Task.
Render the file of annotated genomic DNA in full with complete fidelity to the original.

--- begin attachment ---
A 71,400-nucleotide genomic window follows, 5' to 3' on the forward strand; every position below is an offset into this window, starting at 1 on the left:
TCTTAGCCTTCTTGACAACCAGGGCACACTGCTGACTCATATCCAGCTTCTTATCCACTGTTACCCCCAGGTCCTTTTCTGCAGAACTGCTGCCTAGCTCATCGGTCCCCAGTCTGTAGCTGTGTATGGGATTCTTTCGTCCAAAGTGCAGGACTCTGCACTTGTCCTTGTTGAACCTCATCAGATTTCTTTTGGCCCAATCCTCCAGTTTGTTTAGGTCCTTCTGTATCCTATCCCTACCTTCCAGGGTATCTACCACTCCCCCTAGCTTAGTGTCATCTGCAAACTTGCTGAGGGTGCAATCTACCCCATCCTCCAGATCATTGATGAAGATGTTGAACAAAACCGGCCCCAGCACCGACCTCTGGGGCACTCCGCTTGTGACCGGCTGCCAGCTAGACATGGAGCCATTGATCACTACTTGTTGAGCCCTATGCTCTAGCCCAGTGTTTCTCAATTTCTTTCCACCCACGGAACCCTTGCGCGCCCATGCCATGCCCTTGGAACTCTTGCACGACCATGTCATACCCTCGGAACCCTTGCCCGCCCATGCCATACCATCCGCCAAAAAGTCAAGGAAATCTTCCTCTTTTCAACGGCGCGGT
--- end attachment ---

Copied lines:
A 71,400-nucleotide genomic window follows, 5' to 3' on the forward strand; every position below is an offset into this window, starting at 1 on the left:
TCTTAGCCTTCTTGACAACCAGGGCACACTGCTGACTCATATCCAGCTTCTTATCCACTGTTACCCCCAGGTCCTTTTCTGCAGAACTGCTGCCTAGCTCATCGGTCCCCAGTCTGTAGCTGTGTATGGGATTCTTTCGTCCAAAGTGCAGGACTCTGCACTTGTCCTTGTTGAACCTCATCAGATTTCTTTTGGCCCAATCCTCCAGTTTGTTTAGGTCCTTCTGTATCCTATCCCTACCTTCCAGGGTATCTACCACTCCCCCTAGCTTAGTGTCATCTGCAAACTTGCTGAGGGTGCAATCTACCCCATCCTCCAGATCATTGATGAAGATGTTGAACAAAACCGGCCCCAGCACCGACCTCTGGGGCACTCCGCTTGTGACCGGCTGCCAGCTAGACATGGAGCCATTGATCACTACTTGTTGAGCCCTATGCTCTAGCCCAGTGTTTCTCAATTTCTTTCCACCCACGGAACCCTTGCGCGCCCATGCCATGCCCTTGGAACTCTTGCACGACCATGTCATACCCTCGGAACCCTTGCCCGCCCATGCCATACCATCCGCCAAAAAGTCAAGGAAATCTTCCTCTTTTCAACGGCGCGGT